Famous Lebanese writer and thinker Amin Maalouf released his last book, ‘Adrift,
How Our World Lost Its Way’ in 2019. This book includes Maalouf’s perspective on the
change of the world in the last decade. Compared to his last two essay books, his ideas
seem more pessimistic in his last book. He foresees a change in the existing world order,
which is based on the decline of the West. Starting from 1979, with Thatcher’s and Reagan’s
administrations, the two big Western powers started to minimize the role of state. This meant
the decline of social states. The Islamic Revolution in Iran followed these two conservative
revolutions. All of these factors coming together, created a transformation in the world order
that lasted until now, according to Maalouf. However, as the concept of social state declined,
people started to feel alienated and left alone. This created tensions in many societies and
caused the demonstrations that are happening in different places of the world, such as Iraq,
Iran, France and Lebanon. People are for a change but they don’t know how the new system
should be. Amin Maalouf relates the crisis in today’s world to the lack of ethical respectability
of people, institutions and discourses and criticizes the Arab countries because of their
effortless attitude about saving themselves from their historically difficult position. His
comments of the Beirut explosion and the following demonstrations in Lebanon are parallel.
Lebanon is a corrupted country, which once carried a potential to be a regional power. It’s
human capital and strategically important position couldn’t be used to become an example to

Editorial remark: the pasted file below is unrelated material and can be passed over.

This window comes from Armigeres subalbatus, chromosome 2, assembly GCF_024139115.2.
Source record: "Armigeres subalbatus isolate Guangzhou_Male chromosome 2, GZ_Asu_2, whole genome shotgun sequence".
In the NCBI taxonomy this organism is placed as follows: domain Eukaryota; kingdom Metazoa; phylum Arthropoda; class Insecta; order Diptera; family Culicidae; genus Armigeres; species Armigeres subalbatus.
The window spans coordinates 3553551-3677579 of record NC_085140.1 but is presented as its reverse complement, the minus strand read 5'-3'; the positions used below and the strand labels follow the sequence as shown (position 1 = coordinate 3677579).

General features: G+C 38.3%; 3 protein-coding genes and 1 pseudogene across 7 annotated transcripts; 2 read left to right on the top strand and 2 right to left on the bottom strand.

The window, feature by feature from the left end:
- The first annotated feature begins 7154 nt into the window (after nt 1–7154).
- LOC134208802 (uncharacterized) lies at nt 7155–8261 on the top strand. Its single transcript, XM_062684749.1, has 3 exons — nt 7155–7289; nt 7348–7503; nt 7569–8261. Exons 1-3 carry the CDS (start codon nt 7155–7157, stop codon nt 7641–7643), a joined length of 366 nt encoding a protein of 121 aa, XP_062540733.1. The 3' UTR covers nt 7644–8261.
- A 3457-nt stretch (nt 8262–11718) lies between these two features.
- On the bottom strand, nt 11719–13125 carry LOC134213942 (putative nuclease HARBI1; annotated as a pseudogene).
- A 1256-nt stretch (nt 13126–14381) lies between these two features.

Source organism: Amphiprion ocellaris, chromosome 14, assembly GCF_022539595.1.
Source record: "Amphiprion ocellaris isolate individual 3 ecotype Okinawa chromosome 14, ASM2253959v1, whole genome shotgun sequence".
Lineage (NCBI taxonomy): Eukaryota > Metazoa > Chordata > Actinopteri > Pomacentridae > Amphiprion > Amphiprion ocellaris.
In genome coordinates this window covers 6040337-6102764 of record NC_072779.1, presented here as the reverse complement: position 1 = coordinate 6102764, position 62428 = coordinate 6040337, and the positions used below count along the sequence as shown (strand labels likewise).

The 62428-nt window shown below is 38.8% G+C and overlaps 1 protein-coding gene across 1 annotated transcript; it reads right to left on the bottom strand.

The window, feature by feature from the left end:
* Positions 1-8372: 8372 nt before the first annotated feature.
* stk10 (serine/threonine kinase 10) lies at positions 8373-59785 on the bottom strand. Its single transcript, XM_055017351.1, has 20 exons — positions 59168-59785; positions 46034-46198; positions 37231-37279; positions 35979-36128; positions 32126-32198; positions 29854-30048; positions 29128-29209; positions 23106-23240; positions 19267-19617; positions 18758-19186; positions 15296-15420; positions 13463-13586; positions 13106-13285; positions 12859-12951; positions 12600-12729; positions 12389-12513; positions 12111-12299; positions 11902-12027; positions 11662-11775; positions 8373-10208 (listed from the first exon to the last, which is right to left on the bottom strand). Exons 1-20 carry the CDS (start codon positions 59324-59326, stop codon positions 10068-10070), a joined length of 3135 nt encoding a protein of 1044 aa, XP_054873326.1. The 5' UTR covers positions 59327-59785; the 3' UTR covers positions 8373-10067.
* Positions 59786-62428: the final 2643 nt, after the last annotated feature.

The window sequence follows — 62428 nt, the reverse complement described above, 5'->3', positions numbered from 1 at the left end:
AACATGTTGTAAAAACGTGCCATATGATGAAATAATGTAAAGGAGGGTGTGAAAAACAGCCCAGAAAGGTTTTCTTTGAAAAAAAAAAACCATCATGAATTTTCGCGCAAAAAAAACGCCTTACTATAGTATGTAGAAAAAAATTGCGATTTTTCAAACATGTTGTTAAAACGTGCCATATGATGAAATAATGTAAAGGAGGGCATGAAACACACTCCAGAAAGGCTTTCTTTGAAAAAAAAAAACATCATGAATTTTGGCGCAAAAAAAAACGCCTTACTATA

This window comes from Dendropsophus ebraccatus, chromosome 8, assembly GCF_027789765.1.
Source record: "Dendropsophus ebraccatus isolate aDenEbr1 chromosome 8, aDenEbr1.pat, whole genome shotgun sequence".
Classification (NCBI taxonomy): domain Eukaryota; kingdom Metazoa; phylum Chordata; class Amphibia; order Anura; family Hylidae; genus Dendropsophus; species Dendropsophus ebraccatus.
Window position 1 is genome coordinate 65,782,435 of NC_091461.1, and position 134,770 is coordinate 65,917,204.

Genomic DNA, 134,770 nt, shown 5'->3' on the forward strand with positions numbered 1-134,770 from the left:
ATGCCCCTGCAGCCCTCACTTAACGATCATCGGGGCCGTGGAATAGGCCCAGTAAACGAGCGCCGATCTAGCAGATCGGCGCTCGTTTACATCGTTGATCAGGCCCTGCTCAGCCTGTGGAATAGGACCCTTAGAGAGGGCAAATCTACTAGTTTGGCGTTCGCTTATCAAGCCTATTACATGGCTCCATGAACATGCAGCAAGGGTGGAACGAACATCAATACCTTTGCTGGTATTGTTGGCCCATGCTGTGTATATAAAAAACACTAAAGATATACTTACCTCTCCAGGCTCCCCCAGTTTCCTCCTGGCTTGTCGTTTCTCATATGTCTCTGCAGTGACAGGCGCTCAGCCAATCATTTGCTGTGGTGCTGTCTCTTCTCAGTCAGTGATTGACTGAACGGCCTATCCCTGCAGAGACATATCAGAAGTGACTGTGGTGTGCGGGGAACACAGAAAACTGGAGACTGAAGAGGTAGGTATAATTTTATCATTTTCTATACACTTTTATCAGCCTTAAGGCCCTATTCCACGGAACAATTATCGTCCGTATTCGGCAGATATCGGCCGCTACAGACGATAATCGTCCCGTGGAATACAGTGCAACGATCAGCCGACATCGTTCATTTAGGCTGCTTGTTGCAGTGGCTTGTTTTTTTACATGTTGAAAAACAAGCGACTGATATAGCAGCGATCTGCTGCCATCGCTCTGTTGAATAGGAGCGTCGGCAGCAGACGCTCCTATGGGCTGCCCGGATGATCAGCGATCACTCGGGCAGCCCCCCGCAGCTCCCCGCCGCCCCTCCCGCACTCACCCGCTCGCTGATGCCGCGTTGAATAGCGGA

follow for modernization and development. Instead, the administration is occupied by a
denominational system rather than meritocracy. This leads the young generations to
pessimism about their future and their ideals about using their potential to increase the value
of their country. This is a general problem for the younger generations of countries with
corrupt administrations. After the explosion, Lebanese society decided that they don’t want
to continue living under this system and they asked for a change. Their action is a piece of
the big change that Maalouf describes. Of course, resisting is not equally easy in all regions
of the globe but if the Arab societies are asking for a better life, they have to start asking for
it, instead of continuously blaming the Western world. They have a history of exploitation and
they lack national consciousness due to the unnatural division of their country borders. Also,
they are administered by authoritarian regimes in many countries. Yet, without leaving the
obedient attitude they see the world as under the control of ‘big powers’, any change couldn't
be created. Maalouf compares the change that he foresees, which is happening with the
decline of the West with Titanic. An arrogant, modern, bright civilisation that believes it can
solve any crisis is sinking with its passengers from everywhere and every social class. Just  like the Titanic, because it was not seen possible for it to sink, the precautions were not undertaken. We will see if Maalouf is right and if he is, how will the new order be.

This article is written by Beyza Kumanova